In reflecting on the most important lessons I’ve learned in my life, I’ve realized that most of them came to me by way of some kind of difficult conversation.
One of my more painful childhood memories is of having done something bad and of the difficult conversation I had to have with my parents about it. They didn’t yell. They didn’t spank me. What they hit me with was much more painful than any other punishment: they looked at me straight in the eye and told me how disappointed they were. I would have preferred the temporary pain of a spanking over the anguish and guilt of having done something to disappoint my parents.
The good news is that difficult and painful conversations often offer life-transforming lessons. When these life lessons are acknowledged and embraced, the difficult conversation becomes a gift. If we are lucky, time and perspective gives us the wisdom needed to reflect back on the negative experience or constructive criticism. In time, we remember it for the positive change it inspired in our lives. The gift is the opportunity to gain insights we might have missed. It is then the ability to use those insights to improve ourselves and achieve our full potential in every area of our lives.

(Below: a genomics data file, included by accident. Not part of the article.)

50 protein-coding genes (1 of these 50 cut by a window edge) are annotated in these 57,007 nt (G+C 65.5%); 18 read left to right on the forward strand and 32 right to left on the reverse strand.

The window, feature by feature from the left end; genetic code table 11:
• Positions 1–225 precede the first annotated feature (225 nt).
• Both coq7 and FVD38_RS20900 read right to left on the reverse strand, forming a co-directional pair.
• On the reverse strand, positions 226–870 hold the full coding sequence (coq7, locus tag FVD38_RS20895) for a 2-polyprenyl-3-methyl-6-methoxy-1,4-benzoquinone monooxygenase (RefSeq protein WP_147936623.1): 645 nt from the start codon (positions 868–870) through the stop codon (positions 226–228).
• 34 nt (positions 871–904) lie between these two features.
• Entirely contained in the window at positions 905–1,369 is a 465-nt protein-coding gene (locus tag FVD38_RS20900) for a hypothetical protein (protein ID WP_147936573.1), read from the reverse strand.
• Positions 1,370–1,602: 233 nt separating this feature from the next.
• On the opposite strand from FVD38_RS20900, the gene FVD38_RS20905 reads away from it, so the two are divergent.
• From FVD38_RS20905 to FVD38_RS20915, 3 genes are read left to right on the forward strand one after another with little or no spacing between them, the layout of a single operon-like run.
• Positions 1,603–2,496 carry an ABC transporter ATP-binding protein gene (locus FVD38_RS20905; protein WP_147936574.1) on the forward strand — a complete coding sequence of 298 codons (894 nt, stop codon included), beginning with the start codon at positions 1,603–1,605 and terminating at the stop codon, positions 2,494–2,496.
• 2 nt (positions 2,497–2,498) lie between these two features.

I know my parents didn’t enjoy telling their young son how his youthful indiscretion was a big disappointment to them. I’m sure it was difficult for them to see how powerfully their negative opinion affected me. But the conversation had such a powerful and enduring impact on me because they expressed their disappointment with genuine compassion and unconditional love.
Unfortunately, for every gift of a lesson we may learn from a difficult conversation, we squander many more because the information is either too difficult to deliver or too difficult to receive.
Many of us avoid having the difficult conversation because it is too awkward or painful to initiate. No matter how badly we think a person may need the input we have to offer, we often avoid the topic for fear that we will hurt the person’s feelings or that our message will be rejected as misplaced or arbitrary.
Similarly, many of us respond to negative feedback in a knee-jerk defensive posture. Our egos get in the way and we feel personally attacked. Instead of listening to and embracing the information for the gift it may be delivering, we defend our actions, assign nefarious intent to the person offering the feedback and look for something worse to say about them.
In addition to rejecting the gift that these difficult conversations might offer, our defensive reactions send a message that we are not interested in or receptive to feedback. The more often our reaction to constructive criticism or negative feedback reflects defensiveness and deflects responsibility for any wrongdoing, the less likely we are to receive such gifts in the future